The Cape Coast Metropolitan Assembly (CCMA) Monday shut down the Central Regional offices of the Electricity Company of Ghana (ECG) and Social Security and National Insurance Trust (SSNIT), over non-payment of property rates and business operating permits.
The ECG and SSNIT had not complied with payments since 2021 and 2022, respectively, to the tune of GHc140, 000.00, the Assembly said.
For ECG, the taskforce first locked up the prepared vending outlets, fault checking area, warehouse, and the main administrative block being occupied by various managers.
At the SSNIT Office, the CCMA task force drove all occupants out and locked the facility, which hosts institutions like the New Times Corporation, Commission on Human Rights and Administrative Justice, and Star Life Insurance.
The exercise affected scores of clients of those institutions who had gone there to transact business or access their services.
Property rate is the amount charged by the metropolitan, municipal, and district assemblies (MMDAs) on immovable property, each year, calculated on the value of the property.
Article 245 of the 1992 Constitution prescribed the functions of district assemblies to include the collection of taxes, rates, duties, and fees for the provision of basic services, such as the construction and maintenance of streets, storm drains, recreational facilities and libraries.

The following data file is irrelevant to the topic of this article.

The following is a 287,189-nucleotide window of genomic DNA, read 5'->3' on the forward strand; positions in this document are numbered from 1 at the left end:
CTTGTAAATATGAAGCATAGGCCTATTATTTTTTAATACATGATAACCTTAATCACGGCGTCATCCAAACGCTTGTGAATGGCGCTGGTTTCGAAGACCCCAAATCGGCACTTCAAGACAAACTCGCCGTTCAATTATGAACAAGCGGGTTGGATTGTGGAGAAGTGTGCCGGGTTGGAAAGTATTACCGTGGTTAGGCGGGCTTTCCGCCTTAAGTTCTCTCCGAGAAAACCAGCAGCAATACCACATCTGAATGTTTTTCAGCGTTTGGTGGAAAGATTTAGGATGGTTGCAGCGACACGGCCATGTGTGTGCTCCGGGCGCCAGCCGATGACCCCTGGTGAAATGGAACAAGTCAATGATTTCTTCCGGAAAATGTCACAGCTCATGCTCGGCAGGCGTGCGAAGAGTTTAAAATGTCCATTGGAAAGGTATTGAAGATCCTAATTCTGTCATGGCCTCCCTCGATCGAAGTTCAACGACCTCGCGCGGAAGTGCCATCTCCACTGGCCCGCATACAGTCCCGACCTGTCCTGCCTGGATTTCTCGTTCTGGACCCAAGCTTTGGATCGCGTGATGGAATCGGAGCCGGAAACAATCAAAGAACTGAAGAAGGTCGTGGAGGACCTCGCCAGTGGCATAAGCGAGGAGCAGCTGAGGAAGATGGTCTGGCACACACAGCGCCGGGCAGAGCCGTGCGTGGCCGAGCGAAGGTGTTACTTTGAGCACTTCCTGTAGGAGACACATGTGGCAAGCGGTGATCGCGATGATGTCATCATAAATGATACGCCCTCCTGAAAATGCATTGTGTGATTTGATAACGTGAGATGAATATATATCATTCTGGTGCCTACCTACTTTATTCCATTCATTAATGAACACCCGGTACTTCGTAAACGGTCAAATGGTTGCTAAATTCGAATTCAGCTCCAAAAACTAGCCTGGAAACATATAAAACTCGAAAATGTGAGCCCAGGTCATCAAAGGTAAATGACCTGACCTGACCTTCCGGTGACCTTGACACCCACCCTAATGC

Briefing the media after the exercise, Mr Jonathan Yeboah, the Metro Finance Officer, who led the team, said the move was necessitated after all efforts to encourage the two institutions to pay proved futile.
“We are not happy with our action today, but we are left with no option after several communications to remind them of the need to pay were unsuccessful,” he said.
“If they had come to the Assembly as we requested and properly engaged us, this would not have happened because we do not take delight in such things.”
Mr Yeboah expressed the Assembly’s determination to employ all legal means to claim the arrears to rake in the needed revenue to implement development projects.
He advised other institutions owing the Assembly to quickly engage the authorities to institute payment plans that would inure to good faith.
He noted that the Assembly had ceded its property rate collection from January 2023 to the Ghana Revenue Authority (GRA).
Some officials of the two institutions, who pleaded anonymity, expressed worry over the exercise, saying it had affected their operations as many customers were left stranded.
At the ECG office, a staff, who appeared angry, told the taskforce that the exercise was unprofessional and wrong.
At the SSNIT office, an official, who said he was an accounts officer, told the CCMA team that his office had paid all the property rates and was surprised about the exercise.
“We have been embarrassed, disgraced and dragged out of our offices over non-payment of permits and rates.”
“I know the property rate has been paid to an account, but we have been asked by the Assembly to transfer into another account, so I am confused about the operation,” he said.